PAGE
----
Which leads us to the question of authority. The Golden Rule sounds like a grand gesture, a kind of neighbourly thing that any reasonable person would do, but it actually requires us to: 1) to submit[2] to the well-being of others  & (more significantly) 2) submit to the rule giver. Remember what I said towards the beginning of the post: “Perhaps it [ed. the Golden Rule] demonstrates that there is some underlying, universal truth that transcends our human experience.” Someone was the originator. And someone must be holding us accountable to the rule or it loses its force.

Of course, you might reply that is not the point. It is done out of love or some other vague and undefined notion. But if the rule is not in force (if not reinforced or revenged when violated) then it loses its cache. It is no longer a rule, but a suggestion. It cannot be Golden (which implies supremacy), rather it is just something that would be nice to do. And so too it forfeits any claim of superiority over any organised religion as some kind of universal law.

But note that law was the context in which Jesus presented it: “Therefore all things whatsoever ye would that men should do to you, do ye even so to them: for this is the law and the prophets” (Matthew 7:12 -emphasis mine). We may view this as a particular reference to Leviticus 19:18 or, what I believe is more likely, a reference to the Old Testament law in general.[3] Either way, according to the Lord, this is not a suggestion but something that was required of his disciples. After all, when tied to a law or a claim to revelation, an ethical bound obligates us to something all the more.

This is especially true when we think of whom Christ has in mind as the lawgiver: “your Father which is in heaven” (vs. 11). Matthew 7:12 is connected with this verse by the word “therefore.” God the Father gives good gifts to those who ask, so should we do the same with our fellow men. In Jesus teaching, though we are obligated to our fellow men, we are obligated especially because of our relationship to God. And though I believe this is required of all people, this is especially true for those who claim to be followers of Christ for these only are the children of their heavenly Father. In one sense, then, the Golden Rule is not a universal rule but a distinctly, Christian one.[4] It does not exist to bring us all together in one big happy family but serves to emphasise the oneness of God as revealed in holy scripture.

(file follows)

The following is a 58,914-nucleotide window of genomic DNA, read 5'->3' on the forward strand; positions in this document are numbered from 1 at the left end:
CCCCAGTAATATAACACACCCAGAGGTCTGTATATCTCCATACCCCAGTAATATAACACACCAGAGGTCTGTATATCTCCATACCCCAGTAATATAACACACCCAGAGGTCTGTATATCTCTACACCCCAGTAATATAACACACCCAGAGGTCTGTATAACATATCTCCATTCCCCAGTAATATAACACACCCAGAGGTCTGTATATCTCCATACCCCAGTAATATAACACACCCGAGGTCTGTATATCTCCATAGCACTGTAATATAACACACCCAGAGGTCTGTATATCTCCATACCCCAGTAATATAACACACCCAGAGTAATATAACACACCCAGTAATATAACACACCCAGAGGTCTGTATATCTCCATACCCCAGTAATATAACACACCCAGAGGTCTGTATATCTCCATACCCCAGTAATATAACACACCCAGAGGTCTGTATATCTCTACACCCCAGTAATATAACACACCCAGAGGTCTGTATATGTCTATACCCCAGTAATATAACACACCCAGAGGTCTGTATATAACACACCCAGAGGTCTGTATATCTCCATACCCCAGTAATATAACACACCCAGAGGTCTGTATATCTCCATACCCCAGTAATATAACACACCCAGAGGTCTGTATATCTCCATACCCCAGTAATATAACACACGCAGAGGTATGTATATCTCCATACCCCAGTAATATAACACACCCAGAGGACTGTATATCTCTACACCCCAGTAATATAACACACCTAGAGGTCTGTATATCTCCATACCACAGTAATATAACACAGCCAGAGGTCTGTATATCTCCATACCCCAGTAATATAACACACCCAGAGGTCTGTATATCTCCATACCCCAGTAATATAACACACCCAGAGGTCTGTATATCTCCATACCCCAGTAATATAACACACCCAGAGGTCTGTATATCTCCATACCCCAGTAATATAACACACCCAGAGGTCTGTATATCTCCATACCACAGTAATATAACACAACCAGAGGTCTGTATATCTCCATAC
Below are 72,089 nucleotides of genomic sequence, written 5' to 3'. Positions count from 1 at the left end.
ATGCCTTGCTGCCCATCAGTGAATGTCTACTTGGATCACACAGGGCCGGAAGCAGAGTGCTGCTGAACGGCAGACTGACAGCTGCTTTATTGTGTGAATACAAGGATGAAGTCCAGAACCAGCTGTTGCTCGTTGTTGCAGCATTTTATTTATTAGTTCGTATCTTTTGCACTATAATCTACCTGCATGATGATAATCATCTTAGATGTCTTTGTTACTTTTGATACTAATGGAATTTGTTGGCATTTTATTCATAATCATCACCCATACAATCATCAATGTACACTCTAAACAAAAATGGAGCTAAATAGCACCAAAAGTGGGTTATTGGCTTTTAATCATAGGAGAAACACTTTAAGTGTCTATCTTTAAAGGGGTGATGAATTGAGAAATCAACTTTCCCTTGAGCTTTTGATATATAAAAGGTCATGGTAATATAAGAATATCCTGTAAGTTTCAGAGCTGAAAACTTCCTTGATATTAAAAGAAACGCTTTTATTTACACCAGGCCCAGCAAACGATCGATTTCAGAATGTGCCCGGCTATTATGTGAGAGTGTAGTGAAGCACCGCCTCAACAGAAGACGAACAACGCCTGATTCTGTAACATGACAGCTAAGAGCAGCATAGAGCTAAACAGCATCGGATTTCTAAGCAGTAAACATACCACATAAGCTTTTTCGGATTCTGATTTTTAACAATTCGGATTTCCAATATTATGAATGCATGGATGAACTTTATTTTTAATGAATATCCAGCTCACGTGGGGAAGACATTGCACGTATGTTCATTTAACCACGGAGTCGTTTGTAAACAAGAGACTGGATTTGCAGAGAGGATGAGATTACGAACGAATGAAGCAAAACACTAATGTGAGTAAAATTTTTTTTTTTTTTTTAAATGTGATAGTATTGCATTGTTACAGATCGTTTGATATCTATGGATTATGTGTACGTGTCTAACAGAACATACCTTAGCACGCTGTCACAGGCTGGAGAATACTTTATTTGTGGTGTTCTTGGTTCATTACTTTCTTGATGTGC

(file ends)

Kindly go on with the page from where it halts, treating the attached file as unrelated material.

After all, this text is incomplete without considering how or where Jesus’ placed our obligation to our neighbour in light of our obligation to God. If our duty to treat our neighbour is important, how much more important is our duty to treat our Creator rightly? When asked “which is the great commandment in the law?” Jesus replied: “Thou shalt love the Lord thy God with all thy heart, and with all thy soul, and with all thy mind. This is the first and great commandment. And the second is like unto it, Thou shalt love thy neighbour as thyself. On these two commandments hang all the law and the prophets” (Matthew 22:37-38).

A number of important points can be drawn from this teaching: 1) the law is two-fold, respecting two persons that we are obligated to: God and man 2) like the Golden Rule in Matthew 7:12, the law and the prophets can be suspended on or fulfilled in (the doing of) these rules and, most significantly for our purposes here, 3) the obligation to God takes precedence being “the first and great commandment.” At the very least, there is no way that Christ’s understanding of the Golden Rule can become the standard by which everything we say or do must be ultimately measured, not the least of which is due to the law and the prophets explicitly forbidding the recognition and/or worship of false gods. As such, Jesus upholds the rule as a rule but downgrades it to silver. The true Golden Rule is: God first.[5]